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Asian Wave Alliance Urges the City Council to Revert to the July Map for Brooklyn’s Asian District

While Asian Wave Alliance (AWA) is pleased to see the preservation of the Asian-majority district in Brooklyn in the approved map sent to City Council, we express disappointment that our plea for keeping Sunset Park’s 8th Avenue corridor whole did not even get a discussion during the two-day deliberation. AWA led the submission of over 4000 comments, nearly a third of all submissions on D43 alone.

The 8th Avenue section has the highest concentration of Asians and they will be divided between district 38 (D38) and district 43 (D43). The southern appendage of D38 is a clear cannibalization of the Asian community, and should instead be kept whole with D43. By capturing the Asian community in Sunset Park, Asians are 32% of D38. Our Asian community there has little in common with the socio-economic or cultural values of the Hispanic and White that dominates D38, and will therefore be deprioritized at best, and likely ignored. By swapping the density of Asians in Sunset Park with Bensonhurst, the resulting Asian composition of the approved D43 map is 3% lower than the July preliminary map. So both in population mass and in geographic lines, the Districting Commission approved map is inferior to the version from July.

As noted in our prior testimonies to the Districting Commission, we believe the original July map aligns best with the integrity of the census data and is true to what we know as residents of this community. Those lines include the densest population of the Asian community in Sunset Park and capture much of the expanding growth of the Asian communities in Dyker Heights and Bensonhurst. We ask the City Council to request adding 3rd to 5th Ave between 52nd to 64th St to D43 as this is a fast growing area of mostly Chinese residents.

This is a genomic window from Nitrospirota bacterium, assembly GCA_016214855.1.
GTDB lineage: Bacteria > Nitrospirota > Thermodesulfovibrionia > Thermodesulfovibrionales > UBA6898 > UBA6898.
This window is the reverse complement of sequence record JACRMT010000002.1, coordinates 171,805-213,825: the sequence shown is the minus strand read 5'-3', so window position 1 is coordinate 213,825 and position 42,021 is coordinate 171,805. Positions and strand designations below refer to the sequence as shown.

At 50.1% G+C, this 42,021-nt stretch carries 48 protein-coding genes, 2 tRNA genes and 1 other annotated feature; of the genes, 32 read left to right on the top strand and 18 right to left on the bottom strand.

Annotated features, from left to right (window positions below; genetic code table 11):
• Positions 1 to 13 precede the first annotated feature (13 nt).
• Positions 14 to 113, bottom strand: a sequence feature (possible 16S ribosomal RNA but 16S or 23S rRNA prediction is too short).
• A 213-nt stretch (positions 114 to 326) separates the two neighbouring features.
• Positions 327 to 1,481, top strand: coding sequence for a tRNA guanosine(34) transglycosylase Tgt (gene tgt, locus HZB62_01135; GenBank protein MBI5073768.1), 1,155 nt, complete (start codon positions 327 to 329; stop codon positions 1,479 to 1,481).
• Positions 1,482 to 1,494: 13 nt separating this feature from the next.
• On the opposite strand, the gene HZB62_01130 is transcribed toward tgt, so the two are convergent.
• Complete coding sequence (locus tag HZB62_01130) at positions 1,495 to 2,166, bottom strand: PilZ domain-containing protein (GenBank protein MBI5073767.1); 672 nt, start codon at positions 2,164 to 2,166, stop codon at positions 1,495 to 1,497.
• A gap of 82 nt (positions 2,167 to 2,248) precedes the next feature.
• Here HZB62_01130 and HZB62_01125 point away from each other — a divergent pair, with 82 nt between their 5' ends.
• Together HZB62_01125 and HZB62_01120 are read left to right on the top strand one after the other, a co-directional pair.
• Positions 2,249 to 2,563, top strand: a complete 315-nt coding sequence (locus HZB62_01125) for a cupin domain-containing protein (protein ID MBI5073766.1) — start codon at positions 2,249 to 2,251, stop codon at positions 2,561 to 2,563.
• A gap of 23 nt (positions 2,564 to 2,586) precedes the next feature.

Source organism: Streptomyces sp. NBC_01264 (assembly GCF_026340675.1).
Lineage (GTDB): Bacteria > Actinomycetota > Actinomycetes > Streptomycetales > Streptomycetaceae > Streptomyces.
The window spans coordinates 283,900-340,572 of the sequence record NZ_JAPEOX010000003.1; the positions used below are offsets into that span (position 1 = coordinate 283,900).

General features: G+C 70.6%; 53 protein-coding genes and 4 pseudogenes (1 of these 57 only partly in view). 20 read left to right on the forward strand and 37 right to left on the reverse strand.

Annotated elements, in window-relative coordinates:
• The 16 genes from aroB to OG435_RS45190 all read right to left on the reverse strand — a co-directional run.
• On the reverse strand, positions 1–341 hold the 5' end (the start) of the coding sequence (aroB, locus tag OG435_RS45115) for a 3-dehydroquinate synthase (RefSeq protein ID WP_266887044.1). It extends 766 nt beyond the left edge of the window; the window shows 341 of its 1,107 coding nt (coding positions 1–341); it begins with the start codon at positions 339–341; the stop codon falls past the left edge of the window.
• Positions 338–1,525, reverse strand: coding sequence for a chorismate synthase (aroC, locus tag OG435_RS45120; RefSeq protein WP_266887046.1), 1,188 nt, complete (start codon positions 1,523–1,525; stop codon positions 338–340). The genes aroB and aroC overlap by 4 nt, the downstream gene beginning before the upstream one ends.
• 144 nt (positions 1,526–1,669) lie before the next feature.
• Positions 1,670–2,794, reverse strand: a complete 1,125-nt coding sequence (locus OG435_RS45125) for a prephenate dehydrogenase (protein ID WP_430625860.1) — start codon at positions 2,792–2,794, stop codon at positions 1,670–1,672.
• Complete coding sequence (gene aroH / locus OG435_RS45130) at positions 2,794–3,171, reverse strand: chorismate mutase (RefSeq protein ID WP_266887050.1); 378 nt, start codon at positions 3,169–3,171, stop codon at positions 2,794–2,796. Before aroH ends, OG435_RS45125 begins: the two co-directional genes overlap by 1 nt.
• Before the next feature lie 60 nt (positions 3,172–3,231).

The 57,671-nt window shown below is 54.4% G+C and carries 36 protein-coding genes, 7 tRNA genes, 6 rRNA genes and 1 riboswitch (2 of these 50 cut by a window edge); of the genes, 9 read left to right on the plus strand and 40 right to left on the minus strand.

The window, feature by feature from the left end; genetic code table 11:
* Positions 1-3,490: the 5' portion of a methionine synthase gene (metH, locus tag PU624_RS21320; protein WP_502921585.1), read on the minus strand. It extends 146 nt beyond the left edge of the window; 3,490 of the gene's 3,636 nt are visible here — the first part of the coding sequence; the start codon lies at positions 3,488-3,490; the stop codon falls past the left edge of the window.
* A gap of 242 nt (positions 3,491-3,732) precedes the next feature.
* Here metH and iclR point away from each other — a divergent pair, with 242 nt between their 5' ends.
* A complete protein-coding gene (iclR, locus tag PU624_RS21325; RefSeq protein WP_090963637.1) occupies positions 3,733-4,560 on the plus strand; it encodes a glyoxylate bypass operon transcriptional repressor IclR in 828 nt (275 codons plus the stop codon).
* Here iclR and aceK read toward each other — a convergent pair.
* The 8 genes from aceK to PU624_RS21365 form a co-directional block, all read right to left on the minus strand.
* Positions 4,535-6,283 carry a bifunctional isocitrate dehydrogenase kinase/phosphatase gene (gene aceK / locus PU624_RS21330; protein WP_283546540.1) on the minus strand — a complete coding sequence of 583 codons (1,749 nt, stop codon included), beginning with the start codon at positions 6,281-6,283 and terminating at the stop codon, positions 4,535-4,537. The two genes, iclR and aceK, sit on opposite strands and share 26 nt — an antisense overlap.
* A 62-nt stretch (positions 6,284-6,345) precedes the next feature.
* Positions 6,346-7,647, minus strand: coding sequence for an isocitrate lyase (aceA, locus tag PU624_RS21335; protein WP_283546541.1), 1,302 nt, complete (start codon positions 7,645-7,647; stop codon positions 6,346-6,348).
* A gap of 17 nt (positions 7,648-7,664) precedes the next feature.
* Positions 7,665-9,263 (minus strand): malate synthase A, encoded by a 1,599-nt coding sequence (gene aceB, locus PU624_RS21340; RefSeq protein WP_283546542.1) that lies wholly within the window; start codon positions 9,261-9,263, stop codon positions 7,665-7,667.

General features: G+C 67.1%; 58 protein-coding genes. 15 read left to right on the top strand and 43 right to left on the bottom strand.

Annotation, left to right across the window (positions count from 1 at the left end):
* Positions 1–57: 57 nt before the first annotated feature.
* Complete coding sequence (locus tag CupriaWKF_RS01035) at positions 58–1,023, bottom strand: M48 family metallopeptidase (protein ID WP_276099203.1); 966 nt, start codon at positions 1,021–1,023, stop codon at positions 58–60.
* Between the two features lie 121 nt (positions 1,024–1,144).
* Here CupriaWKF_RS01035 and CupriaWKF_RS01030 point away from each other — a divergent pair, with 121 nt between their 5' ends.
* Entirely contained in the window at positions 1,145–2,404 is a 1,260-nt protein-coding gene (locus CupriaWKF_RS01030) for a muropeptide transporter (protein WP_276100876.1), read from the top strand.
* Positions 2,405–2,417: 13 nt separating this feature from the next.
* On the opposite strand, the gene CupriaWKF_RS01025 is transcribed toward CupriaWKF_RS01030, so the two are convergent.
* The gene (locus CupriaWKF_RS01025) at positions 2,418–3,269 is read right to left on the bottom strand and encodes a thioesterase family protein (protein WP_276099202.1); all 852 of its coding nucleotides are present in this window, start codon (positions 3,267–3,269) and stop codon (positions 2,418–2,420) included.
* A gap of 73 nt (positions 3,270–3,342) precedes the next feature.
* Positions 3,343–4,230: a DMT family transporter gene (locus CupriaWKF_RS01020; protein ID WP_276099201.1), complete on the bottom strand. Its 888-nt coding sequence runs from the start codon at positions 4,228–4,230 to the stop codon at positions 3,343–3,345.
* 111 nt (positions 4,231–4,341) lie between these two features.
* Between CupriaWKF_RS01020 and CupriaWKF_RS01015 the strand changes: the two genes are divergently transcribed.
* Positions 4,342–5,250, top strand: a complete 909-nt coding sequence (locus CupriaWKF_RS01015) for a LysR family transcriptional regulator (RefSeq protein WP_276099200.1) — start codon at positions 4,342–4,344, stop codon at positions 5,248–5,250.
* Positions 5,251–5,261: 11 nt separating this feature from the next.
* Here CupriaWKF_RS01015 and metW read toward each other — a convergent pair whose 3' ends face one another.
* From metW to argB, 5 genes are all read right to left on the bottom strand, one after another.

Finally, we see that the creation of the Asian district has required adjustments to all adjacent districts. It is unfair that 3000 of our neighbors in Dyker Heights would have to drive over the Verrazzano Bridge and pay $16 to meet with their councilmember in Staten Island where the other 98% of the district resides. Lastly, we can’t help but notice the forced joining of Bay Ridge with Coney Island through a one-block corridor in Dyker Heights. This oddly shaped district looks like a Frankenstein of communities that have little in common and splinters marginalized communities, particularly ones in the southern section.

We urge the City Council to consider our requests and send the map back to the Districting Commission with the comments to include all of our considerations.

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